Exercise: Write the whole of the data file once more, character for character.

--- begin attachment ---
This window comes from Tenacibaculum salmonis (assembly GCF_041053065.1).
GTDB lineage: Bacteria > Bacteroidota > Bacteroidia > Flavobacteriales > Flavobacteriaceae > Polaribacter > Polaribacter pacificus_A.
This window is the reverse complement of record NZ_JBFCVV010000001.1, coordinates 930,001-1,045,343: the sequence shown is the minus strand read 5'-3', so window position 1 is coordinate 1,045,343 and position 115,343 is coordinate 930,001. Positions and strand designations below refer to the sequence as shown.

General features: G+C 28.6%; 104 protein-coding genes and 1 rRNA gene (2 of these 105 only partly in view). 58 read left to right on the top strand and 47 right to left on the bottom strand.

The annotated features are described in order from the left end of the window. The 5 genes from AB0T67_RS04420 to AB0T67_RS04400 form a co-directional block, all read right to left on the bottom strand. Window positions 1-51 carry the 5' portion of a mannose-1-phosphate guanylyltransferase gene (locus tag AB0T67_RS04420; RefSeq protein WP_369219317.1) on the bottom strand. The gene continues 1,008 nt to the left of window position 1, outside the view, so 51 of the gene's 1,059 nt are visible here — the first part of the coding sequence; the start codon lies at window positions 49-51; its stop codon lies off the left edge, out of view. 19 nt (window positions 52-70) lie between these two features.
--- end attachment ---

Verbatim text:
This window comes from Tenacibaculum salmonis (assembly GCF_041053065.1).
GTDB lineage: Bacteria > Bacteroidota > Bacteroidia > Flavobacteriales > Flavobacteriaceae > Polaribacter > Polaribacter pacificus_A.
This window is the reverse complement of record NZ_JBFCVV010000001.1, coordinates 930,001-1,045,343: the sequence shown is the minus strand read 5'-3', so window position 1 is coordinate 1,045,343 and position 115,343 is coordinate 930,001. Positions and strand designations below refer to the sequence as shown.

General features: G+C 28.6%; 104 protein-coding genes and 1 rRNA gene (2 of these 105 only partly in view). 58 read left to right on the top strand and 47 right to left on the bottom strand.

The annotated features are described in order from the left end of the window. The 5 genes from AB0T67_RS04420 to AB0T67_RS04400 form a co-directional block, all read right to left on the bottom strand. Window positions 1-51 carry the 5' portion of a mannose-1-phosphate guanylyltransferase gene (locus tag AB0T67_RS04420; RefSeq protein WP_369219317.1) on the bottom strand. The gene continues 1,008 nt to the left of window position 1, outside the view, so 51 of the gene's 1,059 nt are visible here — the first part of the coding sequence; the start codon lies at window positions 49-51; its stop codon lies off the left edge, out of view. 19 nt (window positions 52-70) lie between these two features.